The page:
Did you hear the latest about a recall of child safety seats; Graco is recalling nearly 3.8 million car safety seats because children can get trapped by buckles that may not unlatch.  But the company has drawn the ire of federal safety regulators who say the recall should include another 1.8 million rear-facing car seats designed for infants.

The recall covers 11 models made from 2009 through 2013 by Graco Children’s Products Inc. of Atlanta.  It’s the fourth-largest child seat recall in U.S. history, according to the National Highway Traffic Safety Administration.

The agency warned that the problem could make it “difficult to remove the child from the restraint, increasing the risk of injury in the event of a vehicle crash, fire or other emergency.”

The National Highway Traffic Safety Administration (NHTSA) also criticized Graco in a sternly-worded letter saying the recall excludes seven infant car seat models with the same buckles.  Both the company and the NHTSA have received complaints from consumers, about stuck buckles on the infant seats.  It is reported that in some incidences the straps on the car seat had to be sliced apart in order to free the child.

The agency wants Graco to identify the total number of seats that potentially have the defect and explain why it excluded the infant seats.  The NHTSA, which began investigating the seats in October of 2012, said the investigation remains open.  The agency said it could hold a public hearing and require Graco to add the infant seats.

Graco, a division of Atlanta-based Newell Rubbermaid, stated that its own tests found that food or beverages can make the harness buckles in the children’s seats sticky and harder to use over time.  This is the same reason that the company is attempting to exclude the rear facing infant seats because of their claim that infants do not get food or drinks on their respective seats.  At no time does the company admit or address the possibility that these same buckles may just wear out over time due to continued use.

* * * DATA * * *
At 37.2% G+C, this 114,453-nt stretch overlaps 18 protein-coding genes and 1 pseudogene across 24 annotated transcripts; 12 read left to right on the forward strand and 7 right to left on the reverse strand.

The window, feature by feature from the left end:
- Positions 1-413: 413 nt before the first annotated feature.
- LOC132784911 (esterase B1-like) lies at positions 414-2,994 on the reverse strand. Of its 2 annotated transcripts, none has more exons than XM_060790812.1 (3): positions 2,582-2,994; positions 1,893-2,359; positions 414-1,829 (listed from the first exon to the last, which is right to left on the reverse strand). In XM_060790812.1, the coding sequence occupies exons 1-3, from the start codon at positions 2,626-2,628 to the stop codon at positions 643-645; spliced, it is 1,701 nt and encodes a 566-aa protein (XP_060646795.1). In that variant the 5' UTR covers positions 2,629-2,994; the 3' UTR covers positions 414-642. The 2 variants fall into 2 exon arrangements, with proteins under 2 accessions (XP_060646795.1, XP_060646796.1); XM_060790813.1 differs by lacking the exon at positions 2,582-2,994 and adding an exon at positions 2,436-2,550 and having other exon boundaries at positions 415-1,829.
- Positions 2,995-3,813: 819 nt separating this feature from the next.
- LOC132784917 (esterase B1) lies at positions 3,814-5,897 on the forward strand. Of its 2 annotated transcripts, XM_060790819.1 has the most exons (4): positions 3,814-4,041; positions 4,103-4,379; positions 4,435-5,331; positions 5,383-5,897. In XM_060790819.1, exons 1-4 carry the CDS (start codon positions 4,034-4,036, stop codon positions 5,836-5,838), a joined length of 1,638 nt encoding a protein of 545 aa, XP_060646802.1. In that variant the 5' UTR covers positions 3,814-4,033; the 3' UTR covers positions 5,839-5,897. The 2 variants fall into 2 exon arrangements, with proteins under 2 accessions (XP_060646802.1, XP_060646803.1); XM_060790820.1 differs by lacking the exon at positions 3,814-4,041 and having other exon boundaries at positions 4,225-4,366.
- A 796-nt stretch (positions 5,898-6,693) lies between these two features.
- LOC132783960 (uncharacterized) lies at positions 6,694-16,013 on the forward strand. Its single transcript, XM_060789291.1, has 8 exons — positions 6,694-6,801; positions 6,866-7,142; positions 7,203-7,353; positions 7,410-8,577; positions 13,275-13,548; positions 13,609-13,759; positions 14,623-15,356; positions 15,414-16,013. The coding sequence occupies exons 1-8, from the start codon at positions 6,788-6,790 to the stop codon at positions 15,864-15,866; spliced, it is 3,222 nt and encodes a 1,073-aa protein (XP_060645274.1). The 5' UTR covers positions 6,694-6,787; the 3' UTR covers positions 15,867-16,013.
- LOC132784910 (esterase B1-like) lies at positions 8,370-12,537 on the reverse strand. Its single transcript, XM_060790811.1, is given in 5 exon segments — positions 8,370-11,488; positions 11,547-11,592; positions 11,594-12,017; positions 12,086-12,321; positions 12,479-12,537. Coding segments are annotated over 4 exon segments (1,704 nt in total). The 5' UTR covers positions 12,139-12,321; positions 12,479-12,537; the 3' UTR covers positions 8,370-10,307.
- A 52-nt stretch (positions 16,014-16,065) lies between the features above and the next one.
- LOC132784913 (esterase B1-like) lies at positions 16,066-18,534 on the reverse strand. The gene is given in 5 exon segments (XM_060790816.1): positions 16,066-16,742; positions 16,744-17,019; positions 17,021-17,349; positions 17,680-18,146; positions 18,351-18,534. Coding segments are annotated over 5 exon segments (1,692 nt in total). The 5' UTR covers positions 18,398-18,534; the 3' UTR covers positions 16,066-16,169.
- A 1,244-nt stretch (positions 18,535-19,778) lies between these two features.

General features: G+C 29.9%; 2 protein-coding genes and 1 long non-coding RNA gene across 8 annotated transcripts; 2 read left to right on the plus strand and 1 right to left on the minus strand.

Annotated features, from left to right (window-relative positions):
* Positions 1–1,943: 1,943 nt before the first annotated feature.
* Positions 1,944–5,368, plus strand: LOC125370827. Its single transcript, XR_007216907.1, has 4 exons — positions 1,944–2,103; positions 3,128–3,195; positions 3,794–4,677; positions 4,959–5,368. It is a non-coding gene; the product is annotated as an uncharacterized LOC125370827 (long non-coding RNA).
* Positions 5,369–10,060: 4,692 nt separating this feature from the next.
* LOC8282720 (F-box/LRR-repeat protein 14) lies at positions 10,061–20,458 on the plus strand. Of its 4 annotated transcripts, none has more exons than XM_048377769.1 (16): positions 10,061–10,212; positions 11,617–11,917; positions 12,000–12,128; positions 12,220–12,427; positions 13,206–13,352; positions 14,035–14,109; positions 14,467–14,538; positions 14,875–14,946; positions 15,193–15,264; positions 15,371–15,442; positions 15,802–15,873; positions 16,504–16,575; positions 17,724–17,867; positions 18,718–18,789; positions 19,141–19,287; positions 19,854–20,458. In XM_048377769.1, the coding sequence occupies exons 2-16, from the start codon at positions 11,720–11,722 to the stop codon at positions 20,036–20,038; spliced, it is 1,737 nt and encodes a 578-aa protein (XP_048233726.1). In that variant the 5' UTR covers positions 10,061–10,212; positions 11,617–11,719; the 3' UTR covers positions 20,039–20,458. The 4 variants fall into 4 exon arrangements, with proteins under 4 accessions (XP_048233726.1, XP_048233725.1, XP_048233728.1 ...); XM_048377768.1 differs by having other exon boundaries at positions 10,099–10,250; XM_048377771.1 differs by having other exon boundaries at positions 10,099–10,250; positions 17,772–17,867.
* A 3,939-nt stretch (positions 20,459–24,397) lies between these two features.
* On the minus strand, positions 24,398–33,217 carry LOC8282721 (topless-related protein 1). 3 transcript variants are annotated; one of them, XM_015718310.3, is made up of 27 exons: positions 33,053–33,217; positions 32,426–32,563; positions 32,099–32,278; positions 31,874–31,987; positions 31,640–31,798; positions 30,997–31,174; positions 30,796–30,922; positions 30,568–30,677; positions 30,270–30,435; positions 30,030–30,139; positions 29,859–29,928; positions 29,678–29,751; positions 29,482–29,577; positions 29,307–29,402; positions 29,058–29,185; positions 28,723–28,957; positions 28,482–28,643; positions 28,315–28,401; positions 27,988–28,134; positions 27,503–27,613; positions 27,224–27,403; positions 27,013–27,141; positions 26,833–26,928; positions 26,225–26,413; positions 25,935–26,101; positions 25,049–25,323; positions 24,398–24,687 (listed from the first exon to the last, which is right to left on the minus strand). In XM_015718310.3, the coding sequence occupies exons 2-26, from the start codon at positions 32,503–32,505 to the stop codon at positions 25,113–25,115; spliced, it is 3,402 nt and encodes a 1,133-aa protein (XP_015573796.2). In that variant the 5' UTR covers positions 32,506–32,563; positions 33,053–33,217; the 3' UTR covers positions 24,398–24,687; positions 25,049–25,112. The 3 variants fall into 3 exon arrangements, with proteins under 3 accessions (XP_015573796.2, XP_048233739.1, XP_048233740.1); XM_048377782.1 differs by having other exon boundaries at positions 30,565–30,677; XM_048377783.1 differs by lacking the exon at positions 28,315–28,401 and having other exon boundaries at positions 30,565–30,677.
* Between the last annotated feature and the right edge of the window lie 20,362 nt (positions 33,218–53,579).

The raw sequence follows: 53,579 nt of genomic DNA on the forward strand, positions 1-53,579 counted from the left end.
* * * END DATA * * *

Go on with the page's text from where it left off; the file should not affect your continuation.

The company has issued cleaning tips for the buckles, and began sending replacement buckles to owners last summer.  Graco is also sending instructions for how to replace the buckles and posting a video on its website to show parents how to replace them.

In documents sent to the NHTSA, Graco estimated that less than 1 percent of the seats involved in the recall have had buckles that were stuck or difficult to unlatch.  The company claims that there have been no reported injuries due to the defect.

If parents have a child or infant car seat made by Graco, parents should check and inspect all buckles for ease of operation and if any defective or hard to open buckles are found, you should immediately contact Graco for replacement buckles.  Parents were also urged to use another safety seat until the defective one can be fixed.

The NHTSA also accused the company of the attempted use of incomplete and misleading information to discount the seriousness of the safety risk presented by this defect.  It also threatened to file a lawsuit if the company continues to downplay the seriousness of this situation.

There is also a report that these same brand of buckles may be used on other brands of child and infant safety seats so parents need to be vigilant and if you are having issues with the buckles on your brand of car seat, I would recommend that you contact that company.

The last thing we need is for a child to be harmed because they could not be removed from a car seat.  But, that is why you should have readily available a type of instrument with a blade to readily cut the straps in the case of an accident.